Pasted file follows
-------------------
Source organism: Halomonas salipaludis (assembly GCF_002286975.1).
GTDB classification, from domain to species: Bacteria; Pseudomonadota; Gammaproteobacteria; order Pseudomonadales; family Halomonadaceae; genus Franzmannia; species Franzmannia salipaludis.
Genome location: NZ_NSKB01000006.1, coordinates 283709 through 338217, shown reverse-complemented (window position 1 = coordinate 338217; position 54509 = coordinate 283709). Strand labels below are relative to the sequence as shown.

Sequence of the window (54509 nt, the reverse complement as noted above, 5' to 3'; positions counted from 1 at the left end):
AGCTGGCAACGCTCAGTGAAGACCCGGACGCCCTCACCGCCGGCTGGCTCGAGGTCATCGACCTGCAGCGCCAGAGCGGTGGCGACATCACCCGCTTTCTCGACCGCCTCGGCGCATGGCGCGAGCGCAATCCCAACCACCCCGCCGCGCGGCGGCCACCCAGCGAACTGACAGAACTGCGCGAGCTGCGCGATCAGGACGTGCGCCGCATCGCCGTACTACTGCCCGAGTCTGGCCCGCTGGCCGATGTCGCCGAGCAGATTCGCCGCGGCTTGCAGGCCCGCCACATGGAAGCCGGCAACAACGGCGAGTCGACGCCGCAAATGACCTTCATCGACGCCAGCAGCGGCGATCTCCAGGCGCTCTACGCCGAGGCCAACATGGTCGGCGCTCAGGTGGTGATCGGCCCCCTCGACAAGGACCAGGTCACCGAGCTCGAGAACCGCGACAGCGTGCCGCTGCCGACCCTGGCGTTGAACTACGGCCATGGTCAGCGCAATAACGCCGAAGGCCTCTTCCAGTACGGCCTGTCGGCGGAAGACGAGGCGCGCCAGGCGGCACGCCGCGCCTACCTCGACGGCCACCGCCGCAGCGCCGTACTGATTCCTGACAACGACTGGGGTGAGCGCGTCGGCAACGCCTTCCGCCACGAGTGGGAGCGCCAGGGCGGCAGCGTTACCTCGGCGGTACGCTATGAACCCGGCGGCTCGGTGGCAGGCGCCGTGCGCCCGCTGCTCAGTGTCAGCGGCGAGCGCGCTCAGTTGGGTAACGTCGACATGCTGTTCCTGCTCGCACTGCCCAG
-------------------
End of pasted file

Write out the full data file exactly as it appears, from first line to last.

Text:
Source organism: Halomonas salipaludis (assembly GCF_002286975.1).
GTDB classification, from domain to species: Bacteria; Pseudomonadota; Gammaproteobacteria; order Pseudomonadales; family Halomonadaceae; genus Franzmannia; species Franzmannia salipaludis.
Genome location: NZ_NSKB01000006.1, coordinates 283709 through 338217, shown reverse-complemented (window position 1 = coordinate 338217; position 54509 = coordinate 283709). Strand labels below are relative to the sequence as shown.

Sequence of the window (54509 nt, the reverse complement as noted above, 5' to 3'; positions counted from 1 at the left end):
AGCTGGCAACGCTCAGTGAAGACCCGGACGCCCTCACCGCCGGCTGGCTCGAGGTCATCGACCTGCAGCGCCAGAGCGGTGGCGACATCACCCGCTTTCTCGACCGCCTCGGCGCATGGCGCGAGCGCAATCCCAACCACCCCGCCGCGCGGCGGCCACCCAGCGAACTGACAGAACTGCGCGAGCTGCGCGATCAGGACGTGCGCCGCATCGCCGTACTACTGCCCGAGTCTGGCCCGCTGGCCGATGTCGCCGAGCAGATTCGCCGCGGCTTGCAGGCCCGCCACATGGAAGCCGGCAACAACGGCGAGTCGACGCCGCAAATGACCTTCATCGACGCCAGCAGCGGCGATCTCCAGGCGCTCTACGCCGAGGCCAACATGGTCGGCGCTCAGGTGGTGATCGGCCCCCTCGACAAGGACCAGGTCACCGAGCTCGAGAACCGCGACAGCGTGCCGCTGCCGACCCTGGCGTTGAACTACGGCCATGGTCAGCGCAATAACGCCGAAGGCCTCTTCCAGTACGGCCTGTCGGCGGAAGACGAGGCGCGCCAGGCGGCACGCCGCGCCTACCTCGACGGCCACCGCCGCAGCGCCGTACTGATTCCTGACAACGACTGGGGTGAGCGCGTCGGCAACGCCTTCCGCCACGAGTGGGAGCGCCAGGGCGGCAGCGTTACCTCGGCGGTACGCTATGAACCCGGCGGCTCGGTGGCAGGCGCCGTGCGCCCGCTGCTCAGTGTCAGCGGCGAGCGCGCTCAGTTGGGTAACGTCGACATGCTGTTCCTGCTCGCACTGCCCAG